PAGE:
TZH: I know that your journey has led you to work both with Indigenous and non-Indigenous people how have you been able to use art as a tool to bring people of diverse cultures together or how have you seen art bring people of diverse cultures together?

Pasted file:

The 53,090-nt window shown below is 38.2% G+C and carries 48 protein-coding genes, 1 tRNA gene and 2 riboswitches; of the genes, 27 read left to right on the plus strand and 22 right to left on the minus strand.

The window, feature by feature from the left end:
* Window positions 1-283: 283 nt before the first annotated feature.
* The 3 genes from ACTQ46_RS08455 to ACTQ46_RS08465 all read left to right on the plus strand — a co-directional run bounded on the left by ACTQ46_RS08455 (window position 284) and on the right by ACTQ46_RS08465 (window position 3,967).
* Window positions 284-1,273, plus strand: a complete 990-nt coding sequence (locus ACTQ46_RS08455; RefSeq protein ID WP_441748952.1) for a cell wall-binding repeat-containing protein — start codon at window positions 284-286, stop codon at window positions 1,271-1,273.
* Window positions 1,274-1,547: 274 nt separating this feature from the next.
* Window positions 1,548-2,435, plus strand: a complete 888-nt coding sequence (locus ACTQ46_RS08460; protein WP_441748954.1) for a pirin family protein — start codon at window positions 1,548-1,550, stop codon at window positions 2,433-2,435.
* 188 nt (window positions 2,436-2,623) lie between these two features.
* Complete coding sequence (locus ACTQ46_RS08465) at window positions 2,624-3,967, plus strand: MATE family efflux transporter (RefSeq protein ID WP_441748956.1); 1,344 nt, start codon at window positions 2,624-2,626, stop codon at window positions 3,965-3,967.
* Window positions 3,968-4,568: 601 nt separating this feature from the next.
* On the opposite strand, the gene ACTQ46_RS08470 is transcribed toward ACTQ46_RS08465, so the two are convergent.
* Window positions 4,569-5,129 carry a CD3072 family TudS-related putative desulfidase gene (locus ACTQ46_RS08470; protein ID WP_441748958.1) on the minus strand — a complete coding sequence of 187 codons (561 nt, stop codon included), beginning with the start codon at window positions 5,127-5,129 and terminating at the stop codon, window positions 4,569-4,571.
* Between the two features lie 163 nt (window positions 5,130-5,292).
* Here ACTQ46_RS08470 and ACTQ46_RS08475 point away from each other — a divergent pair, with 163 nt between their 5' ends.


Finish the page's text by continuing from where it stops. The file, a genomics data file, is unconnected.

Dr. Dangeli: We definitely use art as a bridge between non-Indigenous people and us through both our performing art practices and our visual art practices. Ancestralizing the Present — the dance event that I curated to conclude my artist residency at the Scotiabank Dance Center — was focus[ed] on Indigenous and non-Indigenous collaborations. I brought in a case study from my dissertation, which was a collaboration between S7aplek (Bob Baker) and Julia Taffe of Aeriosa. They performed their collaboration as a part of the dance event, [and] I presented my research on their process of collaboration. Then we had a Q and A, and my dance group and I collaborated with them on a new piece that premiered at that event. The whole emphasis of that event was to show that non-Indigenous and Indigenous people have been collaborating together in very productive, really generative ways before reconciliation was a thing, before it was popular and a sign of being politically aware or savvy. The way that reconciliation has been taken up by many non-Indigenous visual artists and performing artists is in terms of money. Taking up these opportunities for reconciliation grants to write up a grant and then late in the process bring aboard Indigenous artists. What I was showing in [the] Aeriosa and Spakwus Slulum collaboration that was in 2011 was an Indigenous-led collaboration; and that really is what reconciliation is about to me. It is about non-Indigenous people taking the backseat and not being the ones that are driving these collaborations in the name of reconciliation, but [instead] taking the time to learn from Indigenous peoples and the ways in which they create. On the Northwest Coast, our primary method of creation is through our protocols, which are our bodies of Indigenous laws that are essential to new songs and dances and the performance of our ancient songs and dances. Until non-Indigenous artists stop working within the colonial mindset that has been ingrained [into] their mentalit[ies] and their practices, [and until they] realize that coming to Indigenous artists and saying, “I want to collaborate with you, this is what I have in mind” or “This is what I am going to do”, rather than saying, “I would love to collaborate with you, what is it that you could see?” [or] “You know, here is my practice: what is it that you could see for possibilities in terms of collaboration?”, [rather] than by telling us how to collaborate by telling us the projects that we should collaborate on. [This] is a continuation of colonial paternalism, as though we are not critical thinkers, or cannot do this work on our own; that they need to lead us by the hand in some respects, when really, that is just a continuation of colonialism, rather than reconciliation.